Some weeks ago Prof. Nick Rowe issued a challenge: those (like yours truly) criticising neo classical economics on an intuitive basis should read cover-to-cover at least an intro textbook on micro and macro. (See here)
Rowe was kind enough to offer a series of links to several of them, freely available online (graciously abstaining from recommending any title in particular: "They are all fairly similar in coverage and treatment. And they are almost all good, in my opinion".), to which his regulars spontaneously added their own suggestions.
A suggestion I found particularly interesting was to contrast older and more recent books on the same subject (say older macro books vs. newer ones) to see how the material has changed over time.
That is a fair challenge, if there ever was one, and one I am willing to accept. As I see things, personal perceptions on neo classical economics and economists (and their policies), no matter how well-founded on experience one might think they are, could be unfairly mistaken.
Mind you, it's not an easy challenge for your humble scribbler (a middle-aged bloke, away from a classroom for decades, employed, if part-time, and on low incomes).
For one, the challenge involves reading the books cover-to-cover: so to speak, my mantra is "the whole enchilada and then some" (as suggested by the reading).
Additionally, my maths are not up to scratch (therefore, I need to look after this before going further into the more technically demanding literature). Judging by the contents of several popular "maths for economists" (the newest being Carl P. Simon and Lawrence Blume's "Mathematics for Economists", 1994, W.W. Norton), there are two subjects I need to cover to achieve a basic first year in economics proficiency: calculus (including lineal and non-lineal programming) and lineal algebra.
To cover micro and macro, the main economic areas, I more or less arbitrarily[*] chose four books: the more basic Jeffrey M. Perloff's "Microeconomics" (3rd edition, 2004, Pearson/Addison Wesley) and the more advanced Hal Varian's "Microeconomic Analysis" (3rd edition, 1992, international students, W.W. Norton); and Olivier Blanchard and Jeffrey Sheen's "Macroeconomics" (Australasian edition, 2004, Pearson/Prentice Hall) and Rudiger Dornbusch and Stanley Fischer's "Macroeconomics" (6th edition, 1994, McGraw-Hill).[#]
As the challenge involves reviewing fairly one side in a debate (the neo classical side), fairness involves reviewing thoroughly the other side as well (the critics of neo classical economics), and how the debate has evolved over time.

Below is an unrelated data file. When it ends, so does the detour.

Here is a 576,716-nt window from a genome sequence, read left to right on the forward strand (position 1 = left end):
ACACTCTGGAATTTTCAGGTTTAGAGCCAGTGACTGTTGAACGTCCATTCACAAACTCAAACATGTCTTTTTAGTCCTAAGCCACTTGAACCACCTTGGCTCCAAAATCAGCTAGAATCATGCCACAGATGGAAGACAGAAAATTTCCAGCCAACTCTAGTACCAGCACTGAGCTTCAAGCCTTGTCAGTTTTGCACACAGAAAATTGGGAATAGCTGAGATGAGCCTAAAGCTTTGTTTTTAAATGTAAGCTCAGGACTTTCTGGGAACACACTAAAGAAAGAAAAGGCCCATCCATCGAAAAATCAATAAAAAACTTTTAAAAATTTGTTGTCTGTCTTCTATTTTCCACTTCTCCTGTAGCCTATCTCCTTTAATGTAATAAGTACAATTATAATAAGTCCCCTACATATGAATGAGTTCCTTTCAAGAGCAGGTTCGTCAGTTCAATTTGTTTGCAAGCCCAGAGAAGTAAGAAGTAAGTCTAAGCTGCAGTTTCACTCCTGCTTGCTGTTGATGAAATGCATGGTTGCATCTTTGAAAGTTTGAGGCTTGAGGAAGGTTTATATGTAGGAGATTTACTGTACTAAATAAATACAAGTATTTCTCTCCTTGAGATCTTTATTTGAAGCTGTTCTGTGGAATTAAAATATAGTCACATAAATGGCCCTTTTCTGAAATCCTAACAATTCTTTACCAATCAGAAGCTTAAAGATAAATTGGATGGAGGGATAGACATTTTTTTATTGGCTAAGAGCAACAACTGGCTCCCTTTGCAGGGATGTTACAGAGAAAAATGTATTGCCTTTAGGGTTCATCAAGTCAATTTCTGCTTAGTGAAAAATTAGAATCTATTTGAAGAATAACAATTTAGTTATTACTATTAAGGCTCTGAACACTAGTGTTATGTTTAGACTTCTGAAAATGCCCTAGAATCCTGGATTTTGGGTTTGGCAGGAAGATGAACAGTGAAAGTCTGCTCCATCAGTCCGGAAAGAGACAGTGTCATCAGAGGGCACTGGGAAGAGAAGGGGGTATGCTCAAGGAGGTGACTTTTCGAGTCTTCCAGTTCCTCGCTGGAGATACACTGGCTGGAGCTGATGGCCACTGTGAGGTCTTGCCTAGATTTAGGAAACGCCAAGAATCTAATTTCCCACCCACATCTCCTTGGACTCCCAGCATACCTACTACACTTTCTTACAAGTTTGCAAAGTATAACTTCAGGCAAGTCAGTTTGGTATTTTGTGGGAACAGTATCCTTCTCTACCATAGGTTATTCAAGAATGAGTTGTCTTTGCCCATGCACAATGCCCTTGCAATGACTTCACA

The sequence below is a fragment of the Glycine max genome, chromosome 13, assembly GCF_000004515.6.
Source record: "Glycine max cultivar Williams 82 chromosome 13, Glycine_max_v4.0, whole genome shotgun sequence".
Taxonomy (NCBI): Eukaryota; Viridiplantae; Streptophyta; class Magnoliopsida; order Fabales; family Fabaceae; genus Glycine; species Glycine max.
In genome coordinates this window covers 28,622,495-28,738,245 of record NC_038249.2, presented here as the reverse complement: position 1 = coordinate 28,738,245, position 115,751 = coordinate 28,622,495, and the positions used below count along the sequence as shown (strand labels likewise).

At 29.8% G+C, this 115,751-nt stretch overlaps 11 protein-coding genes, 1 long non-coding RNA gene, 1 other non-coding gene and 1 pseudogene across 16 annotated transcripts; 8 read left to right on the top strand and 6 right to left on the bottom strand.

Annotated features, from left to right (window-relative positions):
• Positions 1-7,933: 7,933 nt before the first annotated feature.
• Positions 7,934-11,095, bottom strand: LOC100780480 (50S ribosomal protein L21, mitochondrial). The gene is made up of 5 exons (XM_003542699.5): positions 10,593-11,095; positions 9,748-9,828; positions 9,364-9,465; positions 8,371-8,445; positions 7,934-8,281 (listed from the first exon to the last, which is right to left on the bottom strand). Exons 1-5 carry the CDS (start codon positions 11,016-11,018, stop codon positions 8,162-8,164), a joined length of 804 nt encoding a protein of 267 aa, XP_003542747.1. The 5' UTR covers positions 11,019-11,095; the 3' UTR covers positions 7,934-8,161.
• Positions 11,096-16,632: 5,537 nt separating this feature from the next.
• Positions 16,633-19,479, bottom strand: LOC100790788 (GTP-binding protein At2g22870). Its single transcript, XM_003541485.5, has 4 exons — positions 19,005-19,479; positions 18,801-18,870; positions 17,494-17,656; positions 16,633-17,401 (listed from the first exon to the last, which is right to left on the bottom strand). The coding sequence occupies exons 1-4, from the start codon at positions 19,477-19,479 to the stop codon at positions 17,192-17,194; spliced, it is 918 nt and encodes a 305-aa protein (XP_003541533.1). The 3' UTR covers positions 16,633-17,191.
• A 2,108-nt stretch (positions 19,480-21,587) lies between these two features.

In other words, this means I should also read in more detail neo classicism's contemporary critics (like Steve Keen or John Quiggin, for instance): not just an isolated lecture or paper, but cover-to-cover. Curiously, I haven't had much luck getting their books in the second-hand market.
But there are older traditions of criticism to neo classicism that should not be left out of the contest of economic ideas: therefore, I am also reading on a cover-to-cover basis Frank Stilwell's "Political Economy" (2002, Oxford University Press) and Ernest Mandel's 1967 "An Introduction to Marxist Economic Theory".
On history of economic thought, I have almost finished William J. Barber's "A History of Economic Thought" (Pelican Books, 1967, reprinted in 1979).
There are other books I will endeavour to read (Sraffa, Kliman and Sweezy and Baran are there), but they will have to wait.
And that's precisely what I am up to.
[*] To be precise, I first compiled a list of popular/highly recommended books. Next I checked the authors' academic reputation in mainstream economics. Then, when and if second-hand, cheap in good condition printed copies became locally available, bingo.
[#] Incidentally, I also own a copy of Ben S. Bernanke, Nilss Olekalns and Robert H. Frank's "Principles of Macroeconomics" (2005, McGraw-Hill) and an assortment of antediluvian books whose sole mention here would make me blush (and give the readers a good laugh).